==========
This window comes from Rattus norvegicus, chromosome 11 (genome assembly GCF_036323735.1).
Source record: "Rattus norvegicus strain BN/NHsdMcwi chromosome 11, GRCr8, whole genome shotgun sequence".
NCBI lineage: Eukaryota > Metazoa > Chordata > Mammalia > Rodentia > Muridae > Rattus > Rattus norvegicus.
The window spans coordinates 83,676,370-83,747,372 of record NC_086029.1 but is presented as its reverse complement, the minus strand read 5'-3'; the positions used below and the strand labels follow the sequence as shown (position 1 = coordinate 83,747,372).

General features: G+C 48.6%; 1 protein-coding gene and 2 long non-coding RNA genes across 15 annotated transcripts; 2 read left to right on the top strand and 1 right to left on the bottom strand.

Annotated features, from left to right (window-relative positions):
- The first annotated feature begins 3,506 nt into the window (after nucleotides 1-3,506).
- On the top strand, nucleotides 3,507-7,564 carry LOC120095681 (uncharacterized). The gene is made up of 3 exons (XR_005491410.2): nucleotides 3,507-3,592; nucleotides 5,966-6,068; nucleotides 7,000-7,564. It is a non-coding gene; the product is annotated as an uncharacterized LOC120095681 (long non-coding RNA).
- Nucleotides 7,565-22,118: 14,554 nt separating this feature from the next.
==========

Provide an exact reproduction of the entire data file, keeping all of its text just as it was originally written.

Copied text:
This window comes from Rattus norvegicus, chromosome 11 (genome assembly GCF_036323735.1).
Source record: "Rattus norvegicus strain BN/NHsdMcwi chromosome 11, GRCr8, whole genome shotgun sequence".
NCBI lineage: Eukaryota > Metazoa > Chordata > Mammalia > Rodentia > Muridae > Rattus > Rattus norvegicus.
The window spans coordinates 83,676,370-83,747,372 of record NC_086029.1 but is presented as its reverse complement, the minus strand read 5'-3'; the positions used below and the strand labels follow the sequence as shown (position 1 = coordinate 83,747,372).

General features: G+C 48.6%; 1 protein-coding gene and 2 long non-coding RNA genes across 15 annotated transcripts; 2 read left to right on the top strand and 1 right to left on the bottom strand.

Annotated features, from left to right (window-relative positions):
- The first annotated feature begins 3,506 nt into the window (after nucleotides 1-3,506).
- On the top strand, nucleotides 3,507-7,564 carry LOC120095681 (uncharacterized). The gene is made up of 3 exons (XR_005491410.2): nucleotides 3,507-3,592; nucleotides 5,966-6,068; nucleotides 7,000-7,564. It is a non-coding gene; the product is annotated as an uncharacterized LOC120095681 (long non-coding RNA).
- Nucleotides 7,565-22,118: 14,554 nt separating this feature from the next.